When we moved to our current home a little over 12 years ago, my wife and I decided that we make it a tradition moving forward to have a freshly cut Christmas tree in our home during Advent and Christmas. For some reason the tree that I cut this past Christmas was the tallest we have had so far - a little over 9 feet. The height of the tree is not the priority for us, but we always are drawn to the best shaped tree we can find at the Christmas tree farm. This time around when we found the best shaped tree that suited our purpose, it just happened to be much taller.
Our son usually comes with us to help. But this time he was not able to do so because of a schedule conflict. So I had to do the cutting myself with some help from my wife. Needless to say, it was quite a challenge for me. It was heavy, but I managed to cut it and get it on the cart and pulled it to the store where the workers helped to tie it on top of our vehicle. Getting it off the car when we got home, taking it inside the house, and mounting it on the stand was another challenge. But we did it, and it was beautiful where it stood.
It was not until January 9 of this year, after Epiphany, that I had the chance to take out our Christmas tree to the curb to be picked up for recycling. I watered and fertilized it regularly so, as you can see in the photo, it retained its shape and fresh look the entire season. But I noticed something rather remarkable when I had to finally pick it up to take it out of the house - the tree was so light, that I could literally lift it up over my head! It was clear that, while it retained its "fresh" appearance, the tree had lost much of its weight - its sap and fluids that gave it turgidity.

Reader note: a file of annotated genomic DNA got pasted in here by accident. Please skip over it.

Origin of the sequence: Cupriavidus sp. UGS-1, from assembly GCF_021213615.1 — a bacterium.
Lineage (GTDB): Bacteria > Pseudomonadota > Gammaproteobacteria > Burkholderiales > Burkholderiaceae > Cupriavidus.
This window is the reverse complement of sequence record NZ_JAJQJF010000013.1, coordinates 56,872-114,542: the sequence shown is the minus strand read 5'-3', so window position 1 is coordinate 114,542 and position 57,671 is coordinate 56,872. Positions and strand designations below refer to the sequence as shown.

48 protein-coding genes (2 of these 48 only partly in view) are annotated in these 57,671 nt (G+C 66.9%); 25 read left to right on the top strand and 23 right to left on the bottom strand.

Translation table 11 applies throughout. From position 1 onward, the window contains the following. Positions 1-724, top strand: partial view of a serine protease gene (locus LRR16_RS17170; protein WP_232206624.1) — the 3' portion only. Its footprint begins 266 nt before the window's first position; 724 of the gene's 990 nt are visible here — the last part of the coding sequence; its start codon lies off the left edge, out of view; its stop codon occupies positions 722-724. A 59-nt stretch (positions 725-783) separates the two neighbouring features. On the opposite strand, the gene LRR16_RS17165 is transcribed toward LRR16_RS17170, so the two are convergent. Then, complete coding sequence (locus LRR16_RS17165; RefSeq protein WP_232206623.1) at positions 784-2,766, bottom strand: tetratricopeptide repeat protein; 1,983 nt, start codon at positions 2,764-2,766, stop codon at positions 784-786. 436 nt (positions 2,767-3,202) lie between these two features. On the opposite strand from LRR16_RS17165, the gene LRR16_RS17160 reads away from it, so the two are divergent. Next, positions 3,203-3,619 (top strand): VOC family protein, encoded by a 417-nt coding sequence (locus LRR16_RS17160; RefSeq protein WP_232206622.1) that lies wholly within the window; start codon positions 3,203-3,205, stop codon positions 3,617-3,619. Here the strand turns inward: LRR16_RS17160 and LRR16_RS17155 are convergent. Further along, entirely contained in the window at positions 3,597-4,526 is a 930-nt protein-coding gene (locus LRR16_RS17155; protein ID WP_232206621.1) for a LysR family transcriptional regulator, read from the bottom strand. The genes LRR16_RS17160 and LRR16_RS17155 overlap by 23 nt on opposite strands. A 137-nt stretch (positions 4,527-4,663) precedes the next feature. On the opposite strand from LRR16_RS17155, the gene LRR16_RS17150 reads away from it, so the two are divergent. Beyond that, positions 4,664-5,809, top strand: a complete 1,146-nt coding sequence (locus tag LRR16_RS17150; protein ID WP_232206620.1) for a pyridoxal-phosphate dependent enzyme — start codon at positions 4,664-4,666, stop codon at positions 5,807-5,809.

A new metaphor for the new year suddenly came to me: not only did the calendar change, not only did Epiphany liturgically book-ended Advent and Christmas, but the weight of all the cares and the burdens of the previous year now belong to that moment in time. In the new year the receptacle of my experience has been lightened, emptied and ready to receive the new joys, the cares, and even the burdens of the new year. May we look at this new year with great anticipation of the new encounters that will fill our cups with child-like wonder and gratitude to God who is the Lord of the Journey, and to Christ who is the Word become flesh.